Car Seat Guidelines and Laws Have ChangedMay 19, 2014
There are many guidelines and laws about child safety in a passenger vehicle, including the latest information on rear-facing car seats. Dr. Cindy Gellner talks about car seats and how to keep your children as safe as possible on the road.
Dr. Cindy Gellner: A lot of car seat regulations have changed in the past few years as to when your child should be in which car seat and when. I'm Dr. Cindy Gellner, and that's what we're going to talk about today on The Scope.
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Dr. Cindy Gellner: You probably remember when your child was a baby, they needed to be turned around at age 12 months and 20 pounds. Not anymore. A couple years ago, there was a study in 2007 in the journal, Injury Prevention, that found that children under the age of two are 75 percent less likely to die or be severely injured in a crash if they were rear-facing.
Another study found that rear-facing children were five times safer than forward-facing. What the article says is that a rear-facing child safety seat does a better job of supporting the head, neck, and spine of infants and toddlers in a crash because it distributes the force of the collision over the entire body. But when do you know? But when are you supposed to turn your child around?
The current guidelines and this goes for all the different car seats, the current guidelines are your child should be rear-facing as long as possible: infants until at least age 2 and 30 pounds. They can go into a forward-facing seat with a 5 point restraint when they are at least 2 years old and weigh 30 pounds. You can continue to use that seat until you get to the highest weight and height allowed by the seat.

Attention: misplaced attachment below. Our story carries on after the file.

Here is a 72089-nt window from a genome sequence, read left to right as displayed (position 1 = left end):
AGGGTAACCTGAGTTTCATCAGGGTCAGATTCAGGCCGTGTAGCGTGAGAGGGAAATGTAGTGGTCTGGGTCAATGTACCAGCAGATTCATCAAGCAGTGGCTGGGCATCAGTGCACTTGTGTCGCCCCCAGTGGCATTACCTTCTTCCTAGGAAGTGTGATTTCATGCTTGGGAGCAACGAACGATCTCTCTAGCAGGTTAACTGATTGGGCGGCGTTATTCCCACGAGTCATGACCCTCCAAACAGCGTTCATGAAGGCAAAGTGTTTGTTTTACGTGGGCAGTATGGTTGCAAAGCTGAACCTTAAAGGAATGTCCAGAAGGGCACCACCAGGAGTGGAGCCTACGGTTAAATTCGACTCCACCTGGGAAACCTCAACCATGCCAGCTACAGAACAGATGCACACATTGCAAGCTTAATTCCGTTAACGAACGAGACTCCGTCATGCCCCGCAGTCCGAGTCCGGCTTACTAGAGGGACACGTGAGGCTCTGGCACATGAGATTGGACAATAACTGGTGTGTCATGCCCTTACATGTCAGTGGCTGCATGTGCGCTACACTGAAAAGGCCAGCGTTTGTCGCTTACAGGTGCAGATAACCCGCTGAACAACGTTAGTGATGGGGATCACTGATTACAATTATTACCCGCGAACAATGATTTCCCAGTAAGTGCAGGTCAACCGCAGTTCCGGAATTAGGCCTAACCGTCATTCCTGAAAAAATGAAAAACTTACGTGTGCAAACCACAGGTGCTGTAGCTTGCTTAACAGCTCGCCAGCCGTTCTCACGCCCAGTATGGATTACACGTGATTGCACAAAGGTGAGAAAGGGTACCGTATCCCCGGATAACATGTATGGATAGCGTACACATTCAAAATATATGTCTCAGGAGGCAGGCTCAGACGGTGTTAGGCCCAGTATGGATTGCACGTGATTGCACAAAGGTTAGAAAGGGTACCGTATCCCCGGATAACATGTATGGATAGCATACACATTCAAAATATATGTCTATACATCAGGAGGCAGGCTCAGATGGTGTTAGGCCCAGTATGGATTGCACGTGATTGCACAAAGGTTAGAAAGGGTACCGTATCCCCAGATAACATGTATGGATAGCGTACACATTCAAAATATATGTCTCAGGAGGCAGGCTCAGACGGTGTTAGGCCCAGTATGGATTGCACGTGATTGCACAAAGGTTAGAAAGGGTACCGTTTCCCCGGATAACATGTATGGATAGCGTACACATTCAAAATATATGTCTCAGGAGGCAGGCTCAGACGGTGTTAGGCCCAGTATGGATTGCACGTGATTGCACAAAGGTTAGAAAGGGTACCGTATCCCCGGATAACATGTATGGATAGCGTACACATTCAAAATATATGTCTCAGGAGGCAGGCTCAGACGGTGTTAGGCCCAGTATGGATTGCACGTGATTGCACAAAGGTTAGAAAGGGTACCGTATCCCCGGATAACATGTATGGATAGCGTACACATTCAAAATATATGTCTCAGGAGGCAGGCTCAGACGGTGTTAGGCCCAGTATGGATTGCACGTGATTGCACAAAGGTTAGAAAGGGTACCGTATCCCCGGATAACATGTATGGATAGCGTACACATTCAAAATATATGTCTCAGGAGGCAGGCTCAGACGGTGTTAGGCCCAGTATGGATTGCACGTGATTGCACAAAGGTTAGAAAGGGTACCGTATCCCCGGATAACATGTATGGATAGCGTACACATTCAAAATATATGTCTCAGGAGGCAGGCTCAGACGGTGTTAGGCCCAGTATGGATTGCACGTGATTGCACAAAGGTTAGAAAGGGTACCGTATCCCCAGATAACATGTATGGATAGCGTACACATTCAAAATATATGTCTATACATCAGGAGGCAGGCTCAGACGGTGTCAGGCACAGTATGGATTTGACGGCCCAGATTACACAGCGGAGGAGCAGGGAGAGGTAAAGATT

Then when your child is ready for a booster seat, they should be at least age 4, about 40 pounds or more, and you need to continue to have your child in that booster seat until they're 4 foot 9. Why 4 foot 9? If your child is not 4 foot 9, the car seat belt will hit at their neck, not at their shoulder where it belongs. If your car is rear-ended and the child is in the seat belt at your child's neck, it's not going to be pretty. It can actually cut through the neck, and that's not what you want. You want your child to be safe.
So, until your child is 4 foot 9, they can't properly sit in a regular car seat without having a booster seat. What happens when they turn 4 foot 9? Then they can sit in the back seat in a seat belt until they're 13. Kids 12 and under need to be in the back seat. Once they're over 12, then you can have them sit in the front seat with you.
So isn't forward-facing easier for everyone, not just the big kids? Isn't it better for your toddler to not be rear-facing? They finally became 1 year old. You want them to see what's going on around them. Well, yeah, it's easier to interact with your child when they're facing forward, and it's less awkward to get a toddler into a rear-facing seat, but safety should be what you're concerned about most. Consider the protection of your child.
I get asked a lot, "My child's legs are all squished up. They don't look comfortable." Here's the thing. Kids who have only been rear-facing won't be bothered that much. They don't know anything else. They don't know what it's like to be forward-facing and have leg room, and it's completely fine for their feet to touch the back seat or even bend. Once you make the switch and have them forward-facing, it's really hard to go back and get them rear-facing again, so try not to even switch them before they're ready.
Another question I get asked is, "What if my child turns 2 before he reaches the height or weight limit for the seat? Should I keep him rear-facing?" We always say, "Yes." The safest decision is to keep your child rear-facing until they reach the height or weight limit of the seat.